The CHAPLET conference (www.Chaplet.org) was, once again, a great experience that revitalized parents in the work of trying to raise children who will love and honor their Catholic faith. Many thanks to the organizers and inspiring speakers.
Hi my name is Jacqueline, everyone who is near and dear calls me by nickname: Jackie. I am a very blessed wife and mommy with many job hats that works for Free, but barters with hugs and kisses, 24 hours a day, 7 days a week, 365 days a year.
I am a homeschooling stay at home mommy to 5 Lil’ Rascals for 10 years and schooling for 4 years. We also have a lil’ Baby Love angel up in Heaven above who sadly died of fetal demise in February 2008. Our extended pet family includes 2 cats Valentino and Tigger, and one cutie beagle Buster Brown. I have been married to my soul mate, best friend and husband Dennis for 11 years and blessed to know his beautiful soul for 14 years and counting.
Before my blessed mommy years I worked and aspired in a career in marketing. For 10 years I worked as a graphic and web designer and then as a project marketing consultant and analyst for several New Jersey and New York advertising agencies as well as newspapers in the tri-state area. I use my God-given talent and background in business to help me with my homeschool and mothering ministry. For a while, in my early mommy years I thought I was totally useless to the working world, but I slowly realized with help from many of my favorite Catholic authors and bloggers that this was not the case. God is awesome and He had a very definitive purpose for my life,whether in my career or as a mother. My background in business has helped me to organize and fulfill happiness in my domestic church (aka- my home) as well to properly organize my children in homeschooling and extracurricular activities. Because of the many online mommy blogs I read, I was able to learn about this beautiful and divine ministry of mothering and get out of my slump.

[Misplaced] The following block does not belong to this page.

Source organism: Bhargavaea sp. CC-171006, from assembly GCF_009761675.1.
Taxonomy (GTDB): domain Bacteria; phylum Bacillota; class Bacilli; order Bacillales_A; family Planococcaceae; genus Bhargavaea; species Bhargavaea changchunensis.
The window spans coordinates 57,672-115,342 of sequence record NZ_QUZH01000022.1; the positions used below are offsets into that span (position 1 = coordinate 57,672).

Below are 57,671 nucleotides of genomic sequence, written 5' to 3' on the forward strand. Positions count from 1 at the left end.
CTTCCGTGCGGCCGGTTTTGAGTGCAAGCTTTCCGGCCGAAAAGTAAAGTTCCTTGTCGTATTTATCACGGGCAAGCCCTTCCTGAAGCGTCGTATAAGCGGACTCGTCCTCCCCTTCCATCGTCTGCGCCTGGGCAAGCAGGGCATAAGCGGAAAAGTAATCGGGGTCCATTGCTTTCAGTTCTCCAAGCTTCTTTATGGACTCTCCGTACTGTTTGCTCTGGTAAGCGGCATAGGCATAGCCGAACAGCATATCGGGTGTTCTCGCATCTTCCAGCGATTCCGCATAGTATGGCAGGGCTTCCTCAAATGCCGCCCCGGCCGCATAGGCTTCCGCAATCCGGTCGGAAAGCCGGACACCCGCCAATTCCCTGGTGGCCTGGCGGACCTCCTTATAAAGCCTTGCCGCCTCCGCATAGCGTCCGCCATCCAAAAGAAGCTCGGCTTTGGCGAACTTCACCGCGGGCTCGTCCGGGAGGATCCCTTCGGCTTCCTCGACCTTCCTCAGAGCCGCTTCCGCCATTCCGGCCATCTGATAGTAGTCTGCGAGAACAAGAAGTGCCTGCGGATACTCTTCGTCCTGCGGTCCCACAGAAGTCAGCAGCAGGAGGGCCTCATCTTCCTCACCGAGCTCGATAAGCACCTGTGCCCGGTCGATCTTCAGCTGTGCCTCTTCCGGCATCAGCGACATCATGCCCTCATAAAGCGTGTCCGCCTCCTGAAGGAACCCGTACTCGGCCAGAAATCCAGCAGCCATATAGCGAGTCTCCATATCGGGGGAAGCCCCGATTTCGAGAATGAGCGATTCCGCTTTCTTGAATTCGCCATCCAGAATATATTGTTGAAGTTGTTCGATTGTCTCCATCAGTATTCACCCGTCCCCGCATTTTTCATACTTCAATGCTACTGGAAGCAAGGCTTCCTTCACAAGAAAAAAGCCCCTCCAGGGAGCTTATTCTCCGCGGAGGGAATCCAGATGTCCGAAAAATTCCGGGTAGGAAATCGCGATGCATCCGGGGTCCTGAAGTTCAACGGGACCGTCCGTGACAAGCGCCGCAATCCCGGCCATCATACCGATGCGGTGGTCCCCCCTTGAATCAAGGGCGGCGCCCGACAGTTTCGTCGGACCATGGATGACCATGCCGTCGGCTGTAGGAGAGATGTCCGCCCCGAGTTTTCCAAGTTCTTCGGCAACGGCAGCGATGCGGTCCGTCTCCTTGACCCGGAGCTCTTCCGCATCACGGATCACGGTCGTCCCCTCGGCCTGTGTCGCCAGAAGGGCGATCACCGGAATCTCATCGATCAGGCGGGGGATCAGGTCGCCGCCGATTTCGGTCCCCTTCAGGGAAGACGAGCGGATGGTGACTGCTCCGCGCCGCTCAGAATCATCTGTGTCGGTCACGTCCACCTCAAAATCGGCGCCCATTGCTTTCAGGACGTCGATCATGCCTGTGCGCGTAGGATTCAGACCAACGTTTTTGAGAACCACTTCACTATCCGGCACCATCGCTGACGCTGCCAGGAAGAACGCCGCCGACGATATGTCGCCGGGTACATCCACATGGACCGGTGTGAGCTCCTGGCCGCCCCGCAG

My personal goal with my family blog is to chronicle my Catholic family trying to live the word of God everyday through His grace and infinite wisdom. Life is supposed to be messy, and not perfect. I hope to chronicle the good times with the bad, and also to be able to payback forward and mentor those who are just walking into the divine and heavenly trenches of mommy hood, as it was done to me early in my mommy stages. It’s a beautiful ministry made from the hand of God. Our American culture is too quick in giving our mothering ministry a bad name. In time and with God’s grace, we as mother’s have to realize that we are not in control.
One day at a time, one thing at a time is my piece of advice to any mom in need of spiritual uplifting, and it may sound silly but always try to have God on your mind when you drink that glass of water. It’s simple lil’ thing I do often during the day. I am always thankful to God, but the only time I have for prayer is when I drink a glass of water, and it’s for 1 minute, if that! =) As a mommy we will have our good and bad days. On those bad days with the kids frayed on your nerves and the house messy and husband getting at your last lil’ nerve, PRAY. It works and keeps you sane and happy. I truly believe it’s our divine vitamin from God.
If you would like to be a regular contributor to these pages, please respond with comments on this post mentioning your Catholic blog address and your email address.